Increasing number of euthanasia requests for mental conditions in Holland
The number of patients in Holland requesting euthanasia for mental conditions has risen sharply in the last five years, with only 2 in 2010 compared to 56 in 2015. Currently, 4% of deaths in Holland are a result of doctor-assisted suicide.
Of last year’s number, 36 were conducted by doctors from Amsterdam's End of Life clinic, which also assists with suicides in people's own homes. The clinic specialises in requests for euthanasia due to mental health conditions, such as dementia or psychological trauma.
Stephen Pleiter, the director of End of Life, said that it was set up for those who were denied euthanasia by their GPs.
"This is a huge group: those with dementia, the elderly with no clear medical diagnosis and those with psychological problems," he said.
Euthanised for germ phobia
Two cases have been particularly notable. When the End of Life clinic opened in 2012, the first patient was a woman who suffered with a phobia of germs (mysophobia), according to Dr Pleiter.
In order for permission to be granted to assist someone to die in the Netherlands, the request must be made to a doctor who regards the patient as medically untreatable.
The case must also be presided over by an ethics committee which makes the ultimate decision, and they must be satisfied that there is no hope of the condition improving.
The 54-year-old woman who suffered from mysophobia reportedly satisfied this criteria and was killed by lethal injection in her own home.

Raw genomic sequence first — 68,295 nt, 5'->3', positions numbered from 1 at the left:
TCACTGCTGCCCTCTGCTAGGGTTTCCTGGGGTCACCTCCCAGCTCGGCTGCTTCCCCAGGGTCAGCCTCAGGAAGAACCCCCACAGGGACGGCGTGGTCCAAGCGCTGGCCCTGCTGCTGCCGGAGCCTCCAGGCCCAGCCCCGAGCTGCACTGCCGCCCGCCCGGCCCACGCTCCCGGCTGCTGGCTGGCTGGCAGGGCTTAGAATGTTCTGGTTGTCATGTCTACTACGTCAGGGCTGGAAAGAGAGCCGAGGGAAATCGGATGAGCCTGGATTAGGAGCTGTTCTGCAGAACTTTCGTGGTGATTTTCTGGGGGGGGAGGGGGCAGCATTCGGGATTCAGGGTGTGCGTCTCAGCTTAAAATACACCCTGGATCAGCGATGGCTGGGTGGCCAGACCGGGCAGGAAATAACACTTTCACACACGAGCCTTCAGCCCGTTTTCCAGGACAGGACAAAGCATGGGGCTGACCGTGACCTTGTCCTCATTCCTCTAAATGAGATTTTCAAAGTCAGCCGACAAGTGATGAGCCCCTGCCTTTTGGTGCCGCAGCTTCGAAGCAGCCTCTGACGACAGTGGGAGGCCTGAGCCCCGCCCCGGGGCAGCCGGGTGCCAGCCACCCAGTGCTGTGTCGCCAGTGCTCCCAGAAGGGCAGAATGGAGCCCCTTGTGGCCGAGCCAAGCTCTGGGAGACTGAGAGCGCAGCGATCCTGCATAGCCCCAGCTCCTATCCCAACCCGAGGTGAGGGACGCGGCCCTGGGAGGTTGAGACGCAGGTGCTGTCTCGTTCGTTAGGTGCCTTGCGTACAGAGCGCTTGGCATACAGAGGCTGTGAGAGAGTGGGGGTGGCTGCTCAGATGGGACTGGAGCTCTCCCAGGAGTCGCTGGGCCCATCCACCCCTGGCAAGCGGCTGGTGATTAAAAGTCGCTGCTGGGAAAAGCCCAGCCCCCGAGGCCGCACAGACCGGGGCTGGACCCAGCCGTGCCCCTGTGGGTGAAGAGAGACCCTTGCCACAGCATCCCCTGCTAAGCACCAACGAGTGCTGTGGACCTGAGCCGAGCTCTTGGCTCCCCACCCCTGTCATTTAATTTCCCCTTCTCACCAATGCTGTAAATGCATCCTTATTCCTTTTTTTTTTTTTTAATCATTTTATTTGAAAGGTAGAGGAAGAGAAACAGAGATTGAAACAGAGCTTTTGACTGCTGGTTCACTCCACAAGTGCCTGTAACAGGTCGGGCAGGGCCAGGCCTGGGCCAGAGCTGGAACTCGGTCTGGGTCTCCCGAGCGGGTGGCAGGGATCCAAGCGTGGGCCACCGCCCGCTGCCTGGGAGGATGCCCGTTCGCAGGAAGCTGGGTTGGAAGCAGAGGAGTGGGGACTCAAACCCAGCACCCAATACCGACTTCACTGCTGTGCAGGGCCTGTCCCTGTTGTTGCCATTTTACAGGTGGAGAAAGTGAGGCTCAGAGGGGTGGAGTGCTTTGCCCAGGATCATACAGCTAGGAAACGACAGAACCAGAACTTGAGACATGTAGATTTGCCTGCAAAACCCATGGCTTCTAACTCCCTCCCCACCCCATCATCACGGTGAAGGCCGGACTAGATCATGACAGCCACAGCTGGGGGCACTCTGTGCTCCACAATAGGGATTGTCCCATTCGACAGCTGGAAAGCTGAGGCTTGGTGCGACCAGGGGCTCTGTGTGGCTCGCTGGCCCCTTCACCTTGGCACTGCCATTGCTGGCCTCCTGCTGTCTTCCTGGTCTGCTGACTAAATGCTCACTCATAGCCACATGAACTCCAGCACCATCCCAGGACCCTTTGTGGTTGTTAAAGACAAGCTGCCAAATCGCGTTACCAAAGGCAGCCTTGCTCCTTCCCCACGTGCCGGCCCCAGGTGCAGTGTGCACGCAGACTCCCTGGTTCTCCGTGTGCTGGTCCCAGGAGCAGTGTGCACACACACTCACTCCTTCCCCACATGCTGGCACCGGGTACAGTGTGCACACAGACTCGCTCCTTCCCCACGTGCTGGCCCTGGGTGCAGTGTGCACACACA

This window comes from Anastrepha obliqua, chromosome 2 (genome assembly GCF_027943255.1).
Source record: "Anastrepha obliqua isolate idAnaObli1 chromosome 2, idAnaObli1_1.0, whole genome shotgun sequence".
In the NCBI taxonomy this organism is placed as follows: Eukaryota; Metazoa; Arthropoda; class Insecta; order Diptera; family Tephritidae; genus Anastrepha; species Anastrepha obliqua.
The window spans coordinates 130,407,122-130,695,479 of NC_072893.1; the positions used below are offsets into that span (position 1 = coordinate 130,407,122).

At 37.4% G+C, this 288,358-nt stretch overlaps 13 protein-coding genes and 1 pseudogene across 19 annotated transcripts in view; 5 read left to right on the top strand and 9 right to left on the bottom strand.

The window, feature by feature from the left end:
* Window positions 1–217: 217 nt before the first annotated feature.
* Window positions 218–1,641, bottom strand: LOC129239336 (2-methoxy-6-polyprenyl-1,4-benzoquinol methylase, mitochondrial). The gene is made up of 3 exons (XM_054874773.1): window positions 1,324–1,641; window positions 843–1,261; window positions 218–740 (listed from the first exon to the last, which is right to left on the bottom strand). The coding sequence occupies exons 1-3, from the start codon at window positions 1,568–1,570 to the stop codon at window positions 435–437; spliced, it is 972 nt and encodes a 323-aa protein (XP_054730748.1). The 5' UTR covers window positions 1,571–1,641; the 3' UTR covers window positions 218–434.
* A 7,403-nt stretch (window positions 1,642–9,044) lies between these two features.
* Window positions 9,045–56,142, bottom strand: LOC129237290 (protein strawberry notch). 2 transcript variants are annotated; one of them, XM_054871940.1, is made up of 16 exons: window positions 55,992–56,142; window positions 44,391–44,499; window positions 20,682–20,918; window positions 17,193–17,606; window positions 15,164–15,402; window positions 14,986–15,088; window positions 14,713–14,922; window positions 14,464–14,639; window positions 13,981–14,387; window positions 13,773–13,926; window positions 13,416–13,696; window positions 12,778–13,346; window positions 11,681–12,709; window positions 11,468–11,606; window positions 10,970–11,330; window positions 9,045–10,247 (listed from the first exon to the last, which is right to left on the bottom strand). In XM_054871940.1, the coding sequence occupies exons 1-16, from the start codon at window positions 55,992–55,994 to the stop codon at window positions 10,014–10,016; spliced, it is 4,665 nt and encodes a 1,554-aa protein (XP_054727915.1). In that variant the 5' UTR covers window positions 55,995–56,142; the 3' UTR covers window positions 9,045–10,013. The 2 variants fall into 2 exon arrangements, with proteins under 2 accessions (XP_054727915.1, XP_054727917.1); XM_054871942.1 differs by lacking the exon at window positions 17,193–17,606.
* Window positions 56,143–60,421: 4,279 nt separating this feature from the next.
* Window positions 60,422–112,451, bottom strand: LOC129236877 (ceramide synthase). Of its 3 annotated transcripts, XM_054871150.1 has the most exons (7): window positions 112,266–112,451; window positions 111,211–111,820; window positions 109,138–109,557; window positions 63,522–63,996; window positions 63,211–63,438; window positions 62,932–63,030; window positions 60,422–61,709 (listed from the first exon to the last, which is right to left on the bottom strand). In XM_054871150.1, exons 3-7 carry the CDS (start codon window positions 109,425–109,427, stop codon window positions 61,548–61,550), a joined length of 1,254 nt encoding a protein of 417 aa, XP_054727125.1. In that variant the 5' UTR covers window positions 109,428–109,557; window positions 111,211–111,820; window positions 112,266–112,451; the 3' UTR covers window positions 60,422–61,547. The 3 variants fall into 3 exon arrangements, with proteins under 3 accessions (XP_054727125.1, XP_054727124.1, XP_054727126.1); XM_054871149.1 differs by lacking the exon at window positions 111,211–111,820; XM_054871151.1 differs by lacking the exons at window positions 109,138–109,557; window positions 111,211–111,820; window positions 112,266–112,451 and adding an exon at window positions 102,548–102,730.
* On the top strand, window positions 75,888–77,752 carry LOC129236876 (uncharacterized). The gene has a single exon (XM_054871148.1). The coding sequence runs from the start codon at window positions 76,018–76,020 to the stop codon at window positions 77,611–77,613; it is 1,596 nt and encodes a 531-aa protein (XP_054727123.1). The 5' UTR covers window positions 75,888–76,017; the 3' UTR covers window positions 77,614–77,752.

British MPs speak against euthanasia
It has since emerged that another patient was a sexual abuse victim who was given permission to end her life, though she was only in her 20s. The young woman suffered a variety of mental health problems stemming from the abuse, including post-traumatic stress disorder (PTSD).
This case has been met with concern by British MPs.
Fiona Bruce MP, who is the chairman of the Parliamentary All-Party Pro-Life Group, said: "This tragic situation shows why euthanasia should never be legalised in Britain. What this woman needed, at a desperate point in her young life, was help and support to overcome her problems, not this option."
Labour MP Robert Feldo said that it "sends out the message that if you are the victim of sex abuse and, as a result, you get a mental illness, you are punished by being killed; that the punishment for the crime of being a victim is death".
Last September an attempt to legalise assisted suicide was defeated by a strong majority in the House of Commons.